In his commentary on 1 Corinthians in the Interpretation series, Richard Hays points out Paul’s strategy in addressing the concerns of the Corinthian church in 1 Cor.
His summary and takeaway is insightful for those who teach, preach, or evangelize:
…it is striking that Paul takes up the Corinthians’ concerns [in 7:1-15:58] only after writing the lengthy discussion of chapters 1-6, in which he calls for unity, reasserts his authority, forcefully scolds the community, and calls them to new standards of holiness and community discipline. Plainly, he is not content to allow the Corinthians’ concerns to set the agenda. He addresses their questions only after carefully rebuilding the foundation upon which he believes answers must be based. This strategy allows him, as we shall see, to reframe the issues; he calls repeatedly for the Corinthian community to be re-socialized into a pattern shaped by the gospel of the cross and illuminated by the eschatological setting of the church between cross and the final day of the Lord. Teachers and preachers may find Paul’s example instructive: It is not necessarily wise to begin “where the people are.” The teacher who does so may find it impossible to move the students to any other place. Of course, the students’ questions must be engaged–as Paul’s example shows–but that engagement will be most fruitful if the groundwork of the gospel has first been laid out clearly.
Richard Hays, 1 Corinthians, Interpretation: A Bible Commentary for Preaching and Teaching (Louisville: John Knox Press 1997), 111.
“And as for the apostolic epistles, what man who is skilled in literary interpretation would think them to be plain and easily understood, when even in them there are thousands of passages that provide, as if through a window, a narrow opening leading to multitudes of the deepest thoughts?”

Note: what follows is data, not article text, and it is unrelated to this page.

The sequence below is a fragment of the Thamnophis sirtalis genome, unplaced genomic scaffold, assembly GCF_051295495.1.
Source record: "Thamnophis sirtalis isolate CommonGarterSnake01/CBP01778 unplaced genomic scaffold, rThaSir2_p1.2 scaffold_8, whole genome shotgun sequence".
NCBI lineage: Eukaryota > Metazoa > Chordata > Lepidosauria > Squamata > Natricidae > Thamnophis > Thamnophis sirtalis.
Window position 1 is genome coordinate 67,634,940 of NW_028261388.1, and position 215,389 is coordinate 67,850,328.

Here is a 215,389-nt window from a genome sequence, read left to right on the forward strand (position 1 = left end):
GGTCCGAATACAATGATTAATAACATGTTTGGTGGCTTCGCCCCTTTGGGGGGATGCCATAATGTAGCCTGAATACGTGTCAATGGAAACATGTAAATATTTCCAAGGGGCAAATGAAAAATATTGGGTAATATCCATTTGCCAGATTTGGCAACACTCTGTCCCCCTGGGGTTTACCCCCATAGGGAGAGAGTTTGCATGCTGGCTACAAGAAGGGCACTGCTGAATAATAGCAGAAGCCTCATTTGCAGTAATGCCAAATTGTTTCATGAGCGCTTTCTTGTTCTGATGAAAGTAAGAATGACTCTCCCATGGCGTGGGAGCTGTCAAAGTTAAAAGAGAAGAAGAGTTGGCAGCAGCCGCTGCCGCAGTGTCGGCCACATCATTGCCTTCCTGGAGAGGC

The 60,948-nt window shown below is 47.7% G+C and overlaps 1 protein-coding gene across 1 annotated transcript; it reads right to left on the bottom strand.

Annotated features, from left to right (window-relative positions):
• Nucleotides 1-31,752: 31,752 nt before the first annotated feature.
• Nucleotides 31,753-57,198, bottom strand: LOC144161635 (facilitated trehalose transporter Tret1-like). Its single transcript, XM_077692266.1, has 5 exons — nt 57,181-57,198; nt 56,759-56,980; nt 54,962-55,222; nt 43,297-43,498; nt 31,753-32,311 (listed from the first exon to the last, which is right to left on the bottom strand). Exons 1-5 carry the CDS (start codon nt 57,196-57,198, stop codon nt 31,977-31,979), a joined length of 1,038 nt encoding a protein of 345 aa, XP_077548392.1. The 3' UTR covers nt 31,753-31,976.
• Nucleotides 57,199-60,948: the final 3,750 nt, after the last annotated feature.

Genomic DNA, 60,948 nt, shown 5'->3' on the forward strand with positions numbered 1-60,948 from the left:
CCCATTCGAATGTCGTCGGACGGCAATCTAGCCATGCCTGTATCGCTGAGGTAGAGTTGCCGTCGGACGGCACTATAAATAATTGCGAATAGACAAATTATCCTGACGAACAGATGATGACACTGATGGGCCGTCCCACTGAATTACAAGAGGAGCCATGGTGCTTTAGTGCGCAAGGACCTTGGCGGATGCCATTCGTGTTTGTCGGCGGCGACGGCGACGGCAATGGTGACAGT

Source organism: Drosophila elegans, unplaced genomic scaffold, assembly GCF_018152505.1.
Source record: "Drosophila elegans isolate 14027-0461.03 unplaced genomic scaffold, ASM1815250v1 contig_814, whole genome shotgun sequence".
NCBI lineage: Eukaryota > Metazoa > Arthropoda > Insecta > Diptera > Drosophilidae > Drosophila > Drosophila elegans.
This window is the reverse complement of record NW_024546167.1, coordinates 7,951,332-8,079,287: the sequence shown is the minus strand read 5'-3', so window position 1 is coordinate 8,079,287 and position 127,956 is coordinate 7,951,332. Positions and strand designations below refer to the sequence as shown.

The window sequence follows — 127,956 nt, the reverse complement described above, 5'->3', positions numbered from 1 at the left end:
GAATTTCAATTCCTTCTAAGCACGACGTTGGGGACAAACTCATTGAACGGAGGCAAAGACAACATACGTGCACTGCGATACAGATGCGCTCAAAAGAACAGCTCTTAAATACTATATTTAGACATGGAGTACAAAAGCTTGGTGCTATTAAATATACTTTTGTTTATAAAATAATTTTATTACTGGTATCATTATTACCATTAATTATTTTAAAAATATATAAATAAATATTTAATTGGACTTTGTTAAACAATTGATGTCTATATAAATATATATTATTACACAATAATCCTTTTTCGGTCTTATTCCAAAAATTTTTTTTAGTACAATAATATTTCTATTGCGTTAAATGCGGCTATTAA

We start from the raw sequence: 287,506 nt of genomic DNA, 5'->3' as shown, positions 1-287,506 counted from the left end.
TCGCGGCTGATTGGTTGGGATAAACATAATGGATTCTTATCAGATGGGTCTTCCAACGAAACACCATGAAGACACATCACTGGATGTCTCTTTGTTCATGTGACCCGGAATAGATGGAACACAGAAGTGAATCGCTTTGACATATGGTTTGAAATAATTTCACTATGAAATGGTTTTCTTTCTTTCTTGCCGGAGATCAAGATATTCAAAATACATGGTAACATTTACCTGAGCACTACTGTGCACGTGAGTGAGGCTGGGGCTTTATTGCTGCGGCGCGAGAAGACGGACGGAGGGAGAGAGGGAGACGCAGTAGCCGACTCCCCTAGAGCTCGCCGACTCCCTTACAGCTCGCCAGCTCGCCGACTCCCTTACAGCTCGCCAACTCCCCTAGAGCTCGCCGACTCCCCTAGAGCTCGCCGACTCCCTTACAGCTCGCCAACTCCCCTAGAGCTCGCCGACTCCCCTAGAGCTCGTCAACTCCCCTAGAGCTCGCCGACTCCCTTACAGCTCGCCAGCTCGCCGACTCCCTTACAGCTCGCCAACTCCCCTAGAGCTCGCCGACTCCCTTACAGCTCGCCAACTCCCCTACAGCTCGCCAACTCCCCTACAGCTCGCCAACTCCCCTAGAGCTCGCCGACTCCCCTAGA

–Origen,On First Principles
I love the first two reasons Piper gives as to why reading the Bible everyday(whether one feels like it or not) is notlegalism.
You are confessing your lack of desire as sin, and pleading as a helpless child for the desire you long to have. Legalists don’t cry like that. They strut.
You are reading out of desperation for the effects of this heavenly medicine. Bible-reading is not a cure for a bad conscience; it’s chemo for your cancer. Legalists feel better because the box is checked. Saints feel better when their blindness lifts, and they see Jesus in the word. Let’s get real. We are desperately sick with worldliness, and only the Holy Spirit, by the word of God, can cure this terminal disease.
I actually founds this as I searched DG for “daily Bible reading” to see what Piper or some other might have to say to “stir me up” and rekindle my fire for reading the Word before breakfast each day. Why do I go to DG? Because a true friend tells you what you need to hear instead of what you want to hear, and I can often count on the folks at DG for that, and Piper is simply the most motivating advocate of daily reading of the Word in personal and/or corporate devotions, but especially the former.
Let us continue the race of faith, slowly and steadily, always quick to listen and slow to speak, humbly and boldly.